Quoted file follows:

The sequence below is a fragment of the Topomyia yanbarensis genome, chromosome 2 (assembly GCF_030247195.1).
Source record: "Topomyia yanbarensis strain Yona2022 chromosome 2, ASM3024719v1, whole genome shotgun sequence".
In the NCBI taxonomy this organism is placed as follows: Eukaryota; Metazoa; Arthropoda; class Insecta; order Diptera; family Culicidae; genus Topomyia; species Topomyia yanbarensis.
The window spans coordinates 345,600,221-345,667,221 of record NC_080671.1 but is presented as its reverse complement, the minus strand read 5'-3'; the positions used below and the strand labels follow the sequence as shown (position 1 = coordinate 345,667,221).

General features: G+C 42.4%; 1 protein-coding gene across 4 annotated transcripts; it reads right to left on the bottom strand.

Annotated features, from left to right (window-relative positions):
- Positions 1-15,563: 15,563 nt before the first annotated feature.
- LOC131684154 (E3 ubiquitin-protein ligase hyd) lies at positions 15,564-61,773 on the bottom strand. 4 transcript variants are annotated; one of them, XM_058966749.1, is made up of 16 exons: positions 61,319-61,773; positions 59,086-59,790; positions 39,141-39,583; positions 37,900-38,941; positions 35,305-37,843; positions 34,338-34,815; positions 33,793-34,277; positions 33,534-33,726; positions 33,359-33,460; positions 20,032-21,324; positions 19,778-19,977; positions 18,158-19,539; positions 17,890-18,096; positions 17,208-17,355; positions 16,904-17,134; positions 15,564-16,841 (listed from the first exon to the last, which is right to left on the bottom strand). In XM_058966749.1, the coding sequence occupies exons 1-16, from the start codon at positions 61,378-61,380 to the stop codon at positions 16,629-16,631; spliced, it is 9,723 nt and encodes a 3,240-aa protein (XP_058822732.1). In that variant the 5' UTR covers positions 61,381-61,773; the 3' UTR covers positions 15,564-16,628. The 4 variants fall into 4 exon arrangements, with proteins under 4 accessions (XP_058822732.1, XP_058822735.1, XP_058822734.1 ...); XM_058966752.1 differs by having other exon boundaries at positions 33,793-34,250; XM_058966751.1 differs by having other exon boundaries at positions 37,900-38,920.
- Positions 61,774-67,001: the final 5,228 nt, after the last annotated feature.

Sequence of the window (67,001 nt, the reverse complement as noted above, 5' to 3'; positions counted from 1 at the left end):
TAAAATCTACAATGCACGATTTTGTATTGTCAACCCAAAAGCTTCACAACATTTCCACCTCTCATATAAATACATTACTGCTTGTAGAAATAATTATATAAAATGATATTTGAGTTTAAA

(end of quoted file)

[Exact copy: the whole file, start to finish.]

The sequence below is a fragment of the Topomyia yanbarensis genome, chromosome 2 (assembly GCF_030247195.1).
Source record: "Topomyia yanbarensis strain Yona2022 chromosome 2, ASM3024719v1, whole genome shotgun sequence".
In the NCBI taxonomy this organism is placed as follows: Eukaryota; Metazoa; Arthropoda; class Insecta; order Diptera; family Culicidae; genus Topomyia; species Topomyia yanbarensis.
The window spans coordinates 345,600,221-345,667,221 of record NC_080671.1 but is presented as its reverse complement, the minus strand read 5'-3'; the positions used below and the strand labels follow the sequence as shown (position 1 = coordinate 345,667,221).

General features: G+C 42.4%; 1 protein-coding gene across 4 annotated transcripts; it reads right to left on the bottom strand.

Annotated features, from left to right (window-relative positions):
- Positions 1-15,563: 15,563 nt before the first annotated feature.
- LOC131684154 (E3 ubiquitin-protein ligase hyd) lies at positions 15,564-61,773 on the bottom strand. 4 transcript variants are annotated; one of them, XM_058966749.1, is made up of 16 exons: positions 61,319-61,773; positions 59,086-59,790; positions 39,141-39,583; positions 37,900-38,941; positions 35,305-37,843; positions 34,338-34,815; positions 33,793-34,277; positions 33,534-33,726; positions 33,359-33,460; positions 20,032-21,324; positions 19,778-19,977; positions 18,158-19,539; positions 17,890-18,096; positions 17,208-17,355; positions 16,904-17,134; positions 15,564-16,841 (listed from the first exon to the last, which is right to left on the bottom strand). In XM_058966749.1, the coding sequence occupies exons 1-16, from the start codon at positions 61,378-61,380 to the stop codon at positions 16,629-16,631; spliced, it is 9,723 nt and encodes a 3,240-aa protein (XP_058822732.1). In that variant the 5' UTR covers positions 61,381-61,773; the 3' UTR covers positions 15,564-16,628. The 4 variants fall into 4 exon arrangements, with proteins under 4 accessions (XP_058822732.1, XP_058822735.1, XP_058822734.1 ...); XM_058966752.1 differs by having other exon boundaries at positions 33,793-34,250; XM_058966751.1 differs by having other exon boundaries at positions 37,900-38,920.
- Positions 61,774-67,001: the final 5,228 nt, after the last annotated feature.

Sequence of the window (67,001 nt, the reverse complement as noted above, 5' to 3'; positions counted from 1 at the left end):
TAAAATCTACAATGCACGATTTTGTATTGTCAACCCAAAAGCTTCACAACATTTCCACCTCTCATATAAATACATTACTGCTTGTAGAAATAATTATATAAAATGATATTTGAGTTTAAA